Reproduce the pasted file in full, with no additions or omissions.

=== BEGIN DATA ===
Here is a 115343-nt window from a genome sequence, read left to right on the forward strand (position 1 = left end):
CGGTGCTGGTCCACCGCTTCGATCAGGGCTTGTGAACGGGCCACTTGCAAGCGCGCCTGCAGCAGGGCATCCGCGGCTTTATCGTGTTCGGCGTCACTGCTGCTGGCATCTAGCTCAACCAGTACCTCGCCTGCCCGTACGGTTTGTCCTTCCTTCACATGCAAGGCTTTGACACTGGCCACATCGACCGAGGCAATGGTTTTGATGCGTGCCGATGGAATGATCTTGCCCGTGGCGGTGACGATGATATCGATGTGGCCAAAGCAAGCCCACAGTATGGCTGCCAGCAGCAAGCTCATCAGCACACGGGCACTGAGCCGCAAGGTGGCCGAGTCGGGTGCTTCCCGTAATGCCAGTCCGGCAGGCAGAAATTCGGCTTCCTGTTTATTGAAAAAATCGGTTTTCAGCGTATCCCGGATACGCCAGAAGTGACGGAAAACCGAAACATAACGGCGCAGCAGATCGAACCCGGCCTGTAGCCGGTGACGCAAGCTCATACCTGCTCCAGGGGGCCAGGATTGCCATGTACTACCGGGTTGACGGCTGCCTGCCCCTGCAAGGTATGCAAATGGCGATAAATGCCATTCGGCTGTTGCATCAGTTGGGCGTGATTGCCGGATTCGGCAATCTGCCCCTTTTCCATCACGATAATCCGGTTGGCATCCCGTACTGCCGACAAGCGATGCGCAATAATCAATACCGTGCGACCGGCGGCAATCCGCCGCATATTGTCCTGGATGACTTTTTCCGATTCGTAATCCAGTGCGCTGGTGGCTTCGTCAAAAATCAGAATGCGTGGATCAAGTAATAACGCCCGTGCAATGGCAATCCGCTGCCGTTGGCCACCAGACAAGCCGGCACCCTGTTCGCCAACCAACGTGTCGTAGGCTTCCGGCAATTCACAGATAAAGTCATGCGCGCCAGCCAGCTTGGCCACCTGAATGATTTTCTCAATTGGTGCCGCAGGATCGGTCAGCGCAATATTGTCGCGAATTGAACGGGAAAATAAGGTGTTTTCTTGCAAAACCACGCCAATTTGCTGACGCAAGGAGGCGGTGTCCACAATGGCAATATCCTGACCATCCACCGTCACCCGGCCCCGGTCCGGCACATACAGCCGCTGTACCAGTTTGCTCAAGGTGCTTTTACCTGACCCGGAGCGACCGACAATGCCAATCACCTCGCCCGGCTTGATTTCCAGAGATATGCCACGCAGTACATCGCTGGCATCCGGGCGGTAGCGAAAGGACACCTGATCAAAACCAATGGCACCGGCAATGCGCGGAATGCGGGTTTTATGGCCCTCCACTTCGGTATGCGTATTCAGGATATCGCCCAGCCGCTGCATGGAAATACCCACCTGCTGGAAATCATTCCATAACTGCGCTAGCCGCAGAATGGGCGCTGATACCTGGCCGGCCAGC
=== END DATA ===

Here is a 115343-nt window from a genome sequence, read left to right on the forward strand (position 1 = left end):
CGGTGCTGGTCCACCGCTTCGATCAGGGCTTGTGAACGGGCCACTTGCAAGCGCGCCTGCAGCAGGGCATCCGCGGCTTTATCGTGTTCGGCGTCACTGCTGCTGGCATCTAGCTCAACCAGTACCTCGCCTGCCCGTACGGTTTGTCCTTCCTTCACATGCAAGGCTTTGACACTGGCCACATCGACCGAGGCAATGGTTTTGATGCGTGCCGATGGAATGATCTTGCCCGTGGCGGTGACGATGATATCGATGTGGCCAAAGCAAGCCCACAGTATGGCTGCCAGCAGCAAGCTCATCAGCACACGGGCACTGAGCCGCAAGGTGGCCGAGTCGGGTGCTTCCCGTAATGCCAGTCCGGCAGGCAGAAATTCGGCTTCCTGTTTATTGAAAAAATCGGTTTTCAGCGTATCCCGGATACGCCAGAAGTGACGGAAAACCGAAACATAACGGCGCAGCAGATCGAACCCGGCCTGTAGCCGGTGACGCAAGCTCATACCTGCTCCAGGGGGCCAGGATTGCCATGTACTACCGGGTTGACGGCTGCCTGCCCCTGCAAGGTATGCAAATGGCGATAAATGCCATTCGGCTGTTGCATCAGTTGGGCGTGATTGCCGGATTCGGCAATCTGCCCCTTTTCCATCACGATAATCCGGTTGGCATCCCGTACTGCCGACAAGCGATGCGCAATAATCAATACCGTGCGACCGGCGGCAATCCGCCGCATATTGTCCTGGATGACTTTTTCCGATTCGTAATCCAGTGCGCTGGTGGCTTCGTCAAAAATCAGAATGCGTGGATCAAGTAATAACGCCCGTGCAATGGCAATCCGCTGCCGTTGGCCACCAGACAAGCCGGCACCCTGTTCGCCAACCAACGTGTCGTAGGCTTCCGGCAATTCACAGATAAAGTCATGCGCGCCAGCCAGCTTGGCCACCTGAATGATTTTCTCAATTGGTGCCGCAGGATCGGTCAGCGCAATATTGTCGCGAATTGAACGGGAAAATAAGGTGTTTTCTTGCAAAACCACGCCAATTTGCTGACGCAAGGAGGCGGTGTCCACAATGGCAATATCCTGACCATCCACCGTCACCCGGCCCCGGTCCGGCACATACAGCCGCTGTACCAGTTTGCTCAAGGTGCTTTTACCTGACCCGGAGCGACCGACAATGCCAATCACCTCGCCCGGCTTGATTTCCAGAGATATGCCACGCAGTACATCGCTGGCATCCGGGCGGTAGCGAAAGGACACCTGATCAAAACCAATGGCACCGGCAATGCGCGGAATGCGGGTTTTATGGCCCTCCACTTCGGTATGCGTATTCAGGATATCGCCCAGCCGCTGCATGGAAATACCCACCTGCTGGAAATCATTCCATAACTGCGCTAGCCGCAGAATGGGCGCTGATACCTGGCCGGCCAGC